The Nuclear Regulatory Commission has issued a license to Interim Storage Partners (ISP), a joint venture of Waste Control Specialists and Orano USA, to construct and operate a consolidated interim storage facility for spent nuclear fuel in Andrews, Texas. Issued on September 13, the license comes just four days after Texas governor Greg Abbott signed a bill to block such a facility from being built in the state.

The license is the second one issued by the NRC for a consolidated storage facility for spent nuclear fuel. The first was issued to Private Fuel Storage in 2006, but the facility was never constructed. The NRC is currently reviewing an application from Holtec International for a similar facility proposed for Lea County, New Mexico. A decision on that application is currently expected in January 2022.

The ISP facility: ISP intends to build the storage facility on property adjacent to Waste Control Specialists’ low-level radioactive waste disposal site already operating under a Texas license. The NRC license authorizes ISP to receive, possess, transfer, and store up to 5,000 metric tons of spent fuel and 231.3 metric tons of greater-than-Class C low-level radioactive waste for 40 years.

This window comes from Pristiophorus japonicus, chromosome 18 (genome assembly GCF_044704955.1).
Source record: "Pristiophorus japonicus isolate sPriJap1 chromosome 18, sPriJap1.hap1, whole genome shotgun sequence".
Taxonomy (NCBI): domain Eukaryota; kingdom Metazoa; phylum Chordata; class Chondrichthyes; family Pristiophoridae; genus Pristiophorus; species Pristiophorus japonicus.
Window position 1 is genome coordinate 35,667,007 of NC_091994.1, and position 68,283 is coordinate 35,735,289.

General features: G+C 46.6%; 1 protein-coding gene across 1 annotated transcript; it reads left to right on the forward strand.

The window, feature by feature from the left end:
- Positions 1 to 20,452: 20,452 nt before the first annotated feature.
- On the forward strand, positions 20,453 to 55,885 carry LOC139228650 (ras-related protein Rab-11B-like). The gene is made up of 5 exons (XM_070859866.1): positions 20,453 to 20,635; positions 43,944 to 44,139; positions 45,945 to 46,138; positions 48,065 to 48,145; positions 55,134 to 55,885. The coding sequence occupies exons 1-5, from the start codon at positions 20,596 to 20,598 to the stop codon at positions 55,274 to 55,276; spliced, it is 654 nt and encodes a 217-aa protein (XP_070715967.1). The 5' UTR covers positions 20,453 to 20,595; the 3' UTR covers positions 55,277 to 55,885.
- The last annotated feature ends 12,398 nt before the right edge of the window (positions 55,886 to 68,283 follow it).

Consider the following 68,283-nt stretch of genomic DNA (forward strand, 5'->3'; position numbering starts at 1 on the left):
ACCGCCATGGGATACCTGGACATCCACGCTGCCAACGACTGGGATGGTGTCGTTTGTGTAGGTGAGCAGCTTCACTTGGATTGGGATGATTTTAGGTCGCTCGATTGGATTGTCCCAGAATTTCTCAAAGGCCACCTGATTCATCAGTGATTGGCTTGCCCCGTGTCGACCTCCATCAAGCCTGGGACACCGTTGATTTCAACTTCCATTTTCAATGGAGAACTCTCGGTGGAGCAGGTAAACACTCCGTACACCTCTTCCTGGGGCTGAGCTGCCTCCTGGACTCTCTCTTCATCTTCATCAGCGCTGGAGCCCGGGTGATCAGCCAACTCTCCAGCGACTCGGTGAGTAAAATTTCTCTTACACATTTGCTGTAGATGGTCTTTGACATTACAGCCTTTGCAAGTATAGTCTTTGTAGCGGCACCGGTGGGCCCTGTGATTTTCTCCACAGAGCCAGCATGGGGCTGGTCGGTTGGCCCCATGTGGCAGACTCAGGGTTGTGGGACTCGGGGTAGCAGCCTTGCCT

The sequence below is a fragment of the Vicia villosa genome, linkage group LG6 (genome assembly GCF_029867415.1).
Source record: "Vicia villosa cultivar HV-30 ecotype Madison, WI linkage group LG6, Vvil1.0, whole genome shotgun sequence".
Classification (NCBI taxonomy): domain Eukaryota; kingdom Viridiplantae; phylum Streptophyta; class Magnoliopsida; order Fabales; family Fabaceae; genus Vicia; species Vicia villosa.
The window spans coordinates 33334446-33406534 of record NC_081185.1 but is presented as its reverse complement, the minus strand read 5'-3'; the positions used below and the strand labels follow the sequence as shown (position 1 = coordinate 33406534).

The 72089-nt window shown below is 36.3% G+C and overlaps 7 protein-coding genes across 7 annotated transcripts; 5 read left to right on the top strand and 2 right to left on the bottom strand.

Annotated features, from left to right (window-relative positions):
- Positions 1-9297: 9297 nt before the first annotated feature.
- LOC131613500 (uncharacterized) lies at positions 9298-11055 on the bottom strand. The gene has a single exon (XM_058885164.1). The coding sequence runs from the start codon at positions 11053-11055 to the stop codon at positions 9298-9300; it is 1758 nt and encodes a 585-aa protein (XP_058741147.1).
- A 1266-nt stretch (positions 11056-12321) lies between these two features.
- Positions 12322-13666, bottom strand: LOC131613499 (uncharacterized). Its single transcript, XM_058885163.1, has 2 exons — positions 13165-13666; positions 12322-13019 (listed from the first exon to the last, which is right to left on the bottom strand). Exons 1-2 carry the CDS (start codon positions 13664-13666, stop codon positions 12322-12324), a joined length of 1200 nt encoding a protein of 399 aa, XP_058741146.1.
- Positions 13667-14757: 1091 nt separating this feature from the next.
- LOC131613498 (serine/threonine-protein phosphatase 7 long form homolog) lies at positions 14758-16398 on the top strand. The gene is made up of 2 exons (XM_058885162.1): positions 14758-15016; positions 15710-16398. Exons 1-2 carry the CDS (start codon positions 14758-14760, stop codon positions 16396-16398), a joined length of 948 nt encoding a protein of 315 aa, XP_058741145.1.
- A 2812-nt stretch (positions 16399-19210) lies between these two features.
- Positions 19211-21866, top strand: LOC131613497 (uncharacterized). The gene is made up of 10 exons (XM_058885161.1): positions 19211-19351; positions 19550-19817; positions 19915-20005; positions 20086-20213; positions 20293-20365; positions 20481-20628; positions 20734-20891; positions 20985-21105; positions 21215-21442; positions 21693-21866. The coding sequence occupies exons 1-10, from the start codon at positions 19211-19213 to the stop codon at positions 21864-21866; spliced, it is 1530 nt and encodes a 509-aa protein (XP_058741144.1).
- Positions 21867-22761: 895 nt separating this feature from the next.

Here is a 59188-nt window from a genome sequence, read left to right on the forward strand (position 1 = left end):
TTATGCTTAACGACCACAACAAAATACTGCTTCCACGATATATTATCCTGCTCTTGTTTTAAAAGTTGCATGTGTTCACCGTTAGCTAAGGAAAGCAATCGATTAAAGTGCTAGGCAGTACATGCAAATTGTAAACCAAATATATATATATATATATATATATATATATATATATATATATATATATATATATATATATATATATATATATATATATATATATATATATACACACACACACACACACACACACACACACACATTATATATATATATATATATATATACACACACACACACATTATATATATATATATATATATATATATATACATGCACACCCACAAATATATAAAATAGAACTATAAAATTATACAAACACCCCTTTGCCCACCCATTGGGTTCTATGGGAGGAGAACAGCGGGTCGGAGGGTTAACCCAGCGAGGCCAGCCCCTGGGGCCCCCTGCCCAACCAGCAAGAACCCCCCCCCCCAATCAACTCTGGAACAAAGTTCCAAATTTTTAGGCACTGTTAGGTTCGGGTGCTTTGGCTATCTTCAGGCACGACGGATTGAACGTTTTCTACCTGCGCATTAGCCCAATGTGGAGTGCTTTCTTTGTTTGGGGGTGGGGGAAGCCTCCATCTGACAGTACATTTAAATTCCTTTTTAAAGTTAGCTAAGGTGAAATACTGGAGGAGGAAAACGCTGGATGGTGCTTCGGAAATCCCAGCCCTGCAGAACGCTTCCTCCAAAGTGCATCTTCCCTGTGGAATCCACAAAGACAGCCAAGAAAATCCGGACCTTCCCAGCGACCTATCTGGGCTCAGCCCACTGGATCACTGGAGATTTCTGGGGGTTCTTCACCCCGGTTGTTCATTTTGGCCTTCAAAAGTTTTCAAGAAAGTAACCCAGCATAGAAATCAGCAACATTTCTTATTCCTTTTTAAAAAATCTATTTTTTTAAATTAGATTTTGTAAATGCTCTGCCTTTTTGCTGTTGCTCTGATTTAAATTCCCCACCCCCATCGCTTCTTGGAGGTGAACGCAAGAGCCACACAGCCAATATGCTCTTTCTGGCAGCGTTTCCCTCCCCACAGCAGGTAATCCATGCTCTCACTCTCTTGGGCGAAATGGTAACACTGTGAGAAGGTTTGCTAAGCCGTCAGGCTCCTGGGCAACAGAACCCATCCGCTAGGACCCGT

The company has said that it plans to expand the facility in seven additional phases, up to a total capacity of 40,000 metric tons of fuel. Each expansion would require a license amendment, with additional NRC safety and environmental reviews.

The licensing: ISP submitted a revised license application to the NRC in July 2018. Waste Control Specialists had previously submitted an application for an interim storage facility in conjunction with Areva and NAC International but withdrew that application in 2017.

Read more on Nuclear Newswire

A private company got federal approval to store nuclear waste in Texas. The state is fighting back.

September 15, 2001

Douglas MacMillan and Aaron Gregg
Washington Post

The Nuclear Regulatory Commission’s approval of the planned facility opens a new front in a decades-long battle to find a home for the country’s nuclear waste

A private company has won federal approval to build an expansive nuclear waste site in Texas, even as residents, state lawmakers, environmentalists and Texas Gov. Greg Abbott (R) rail against it.